He burst forth from the river in a frenzy of excitement, water flying off like a shaking shaggy dog, shouting and gesturing wildly. What prompted this reaction, when moments before a lazy late summer afternoon at a deep pool along the Yuba River was the scene of quiet relaxation? Gold fever, that’s what. Whooping and hollering, Jim Pearson proudly displayed a gold nugget in the palm of his hand.
Eureka. The Golden State. The 49ers. Many words from the original California gold rush have made their way into everyday lexicon reflecting our rich mining heritage of the boom years of 1848-1855. Towns such as Placerville, Gold Bar, Rough and Ready, Jackass Gulch and Body reflect the rough and tumble camps that came with the rush, some destined to fade into obscure ghost towns, while others still thrive today.
Gold was first discovered in Coloma, a Sierra foothills town near Sacramento, at one of John Sutter’s lumber mills. Sutter, a pioneer poised to develop a huge agricultural operation, was distressed at the find, fearing that his plans would be disrupted. His fears were realized when workers deserted, running to the hills to get rich, and squatters stole his livestock and land.
Forty niners, the prospector’s named for one of the early years of the boom, faced a tough journey getting to California either by land or sea. Like many gold rushes, most toiled in vain, never realizing the fabulous riches of which fantasies are spun. Some did very well, including the so-called “forty eighters”, the earliest Argonauts, as well as merchants such as Samuel Brannan, who made a killing in San Francisco by buying prospecting supplies and selling them at a handsome profit.
In the early years the gold was readily available using low tech methods such as panning, where a shallow metal pan is used to agitate sand and gravel with water, which allows the heavier gold to settle while the lighter material can be discarded. Later, as more complex and costly technology was employed, such as hydraulic mining, dredging and blasting, mining became affordable by large corporations, rather than individuals.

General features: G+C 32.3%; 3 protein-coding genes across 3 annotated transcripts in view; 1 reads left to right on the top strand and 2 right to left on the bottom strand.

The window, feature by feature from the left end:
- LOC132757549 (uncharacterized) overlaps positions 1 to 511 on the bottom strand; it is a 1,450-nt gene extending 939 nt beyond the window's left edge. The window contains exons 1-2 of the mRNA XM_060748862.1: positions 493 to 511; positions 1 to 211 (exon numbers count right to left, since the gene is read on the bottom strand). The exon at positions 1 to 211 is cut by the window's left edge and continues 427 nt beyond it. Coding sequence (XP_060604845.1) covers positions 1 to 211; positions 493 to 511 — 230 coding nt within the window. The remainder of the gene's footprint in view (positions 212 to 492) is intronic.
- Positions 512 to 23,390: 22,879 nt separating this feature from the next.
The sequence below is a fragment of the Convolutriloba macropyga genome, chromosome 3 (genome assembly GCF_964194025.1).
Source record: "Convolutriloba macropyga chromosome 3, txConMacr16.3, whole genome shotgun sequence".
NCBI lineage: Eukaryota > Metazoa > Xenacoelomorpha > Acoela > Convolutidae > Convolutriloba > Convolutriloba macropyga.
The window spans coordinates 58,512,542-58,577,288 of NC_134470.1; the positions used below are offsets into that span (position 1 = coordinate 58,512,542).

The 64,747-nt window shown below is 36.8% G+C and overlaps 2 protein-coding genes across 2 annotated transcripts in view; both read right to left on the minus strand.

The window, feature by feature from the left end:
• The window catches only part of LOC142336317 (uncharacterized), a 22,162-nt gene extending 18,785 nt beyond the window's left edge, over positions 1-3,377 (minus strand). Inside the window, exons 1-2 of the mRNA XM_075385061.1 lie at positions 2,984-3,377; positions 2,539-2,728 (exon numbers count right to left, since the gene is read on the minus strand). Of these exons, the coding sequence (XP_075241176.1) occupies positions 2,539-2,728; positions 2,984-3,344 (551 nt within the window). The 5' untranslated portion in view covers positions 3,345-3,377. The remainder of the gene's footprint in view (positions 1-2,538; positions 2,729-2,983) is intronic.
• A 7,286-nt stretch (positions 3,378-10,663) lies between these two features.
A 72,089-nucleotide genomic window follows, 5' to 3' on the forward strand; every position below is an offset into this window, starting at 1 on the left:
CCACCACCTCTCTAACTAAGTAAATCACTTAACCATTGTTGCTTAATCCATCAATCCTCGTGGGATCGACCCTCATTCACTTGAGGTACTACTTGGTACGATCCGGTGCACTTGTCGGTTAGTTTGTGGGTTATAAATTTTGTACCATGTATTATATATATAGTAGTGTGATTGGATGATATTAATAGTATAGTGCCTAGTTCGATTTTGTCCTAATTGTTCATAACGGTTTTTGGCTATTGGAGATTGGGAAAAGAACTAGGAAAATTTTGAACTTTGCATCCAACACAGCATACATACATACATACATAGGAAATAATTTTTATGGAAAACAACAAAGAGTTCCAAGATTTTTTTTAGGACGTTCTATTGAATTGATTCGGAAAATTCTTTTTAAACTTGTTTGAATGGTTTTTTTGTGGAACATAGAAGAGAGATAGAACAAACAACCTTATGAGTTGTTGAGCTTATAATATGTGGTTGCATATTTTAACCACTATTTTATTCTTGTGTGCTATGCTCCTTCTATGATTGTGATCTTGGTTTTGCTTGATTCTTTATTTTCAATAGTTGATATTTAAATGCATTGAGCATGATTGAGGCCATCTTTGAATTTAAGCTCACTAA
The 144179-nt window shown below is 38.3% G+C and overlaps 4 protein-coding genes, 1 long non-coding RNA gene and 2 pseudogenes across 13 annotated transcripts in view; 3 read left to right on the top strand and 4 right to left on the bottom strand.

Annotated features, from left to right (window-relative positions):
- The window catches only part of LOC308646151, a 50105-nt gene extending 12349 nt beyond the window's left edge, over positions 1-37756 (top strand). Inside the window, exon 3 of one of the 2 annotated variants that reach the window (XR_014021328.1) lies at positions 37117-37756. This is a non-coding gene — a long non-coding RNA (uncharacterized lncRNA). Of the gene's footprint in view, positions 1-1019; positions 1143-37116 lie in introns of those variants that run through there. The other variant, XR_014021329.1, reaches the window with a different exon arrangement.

With the price of gold up 140% (from $750/oz in October 2008 to $1050/oz in October 2009) since last year there has been increased interest in gold, from hobbyists to corporations. Gold mining claims at the US Bureau of Land Management for California has increased substantially in the last few years, from around 15,000 in 2005 to 24,000 this year.
When gold was first discovered in what is currently known as the state of California, the land was still part of Mexico, and was a generally lawless place. No permits were required or even available. Now however, on California rivers and streams almost every square inch of claimable land is staked. Be sure to check with local agencies to determine whether prospecting is allowed. In National Forest Lands, no permits are required for recreational “hands and pans” gold digging, provided no motorized equipment is allowed. Seasonal dredging permits can be obtained from the Bureau of Land Management. A number of parks offer information, gold panning demonstrations and opportunities to try your hand at panning.
The Local Angle
Along the Yuba River along the western foothills of the Sierra near Grass Valley and Nevada City mining operations are often evidenced by muffled explosions ricocheting off the rock walls lining the river bed, but locals know that gold can be had with a little patience and an eagle eye.
Jim Pearson, who grew up in Sacramento, remembers being intrigued by the possibility of finding gold in nearby rivers and streams as a young boy. Any outing to surrounding waterways involved keeping a sharp eye out for the glint of metal among the granite.
Jim has developed a rather unconventional method of searching for gold in the deep pools found in many of the rivers of the areas, such as the Yuba River. Donning snorkeling gear he submerges his body in the cool waters of the snow fed river and scrabbles around with his hands looking for the lumps of gold and silver. According to Jim, “the areas where the water flows between large boulders creating eddies is a good place to look for gold because it lodges in the sand and silt buildup.”
On a recent backpacking trip in late summer Jim swung into action, affixing the mask and snorkel to his head, and sank into the water, warmed by the summer heat. After about fifteen minutes he sprang out of the water excitedly bellowing about his find. He proudly displayed his first find of the day, a small chunk of gold. Eureka! Spurred by success he disappeared under the surface over and over. Eventually he brought up a small lump of silver. A few hours later he had quite a collection of six good sized bits of gold and one lump of silver. Jim said a good time to look for gold in the rivers draining the high Sierra is after the spring runoff, when fast, deep water scours the deep pools and carrying the heavy nuggets to the lower elevations.
The lure of California gold remains real for many, and the precious metal is there for the taking.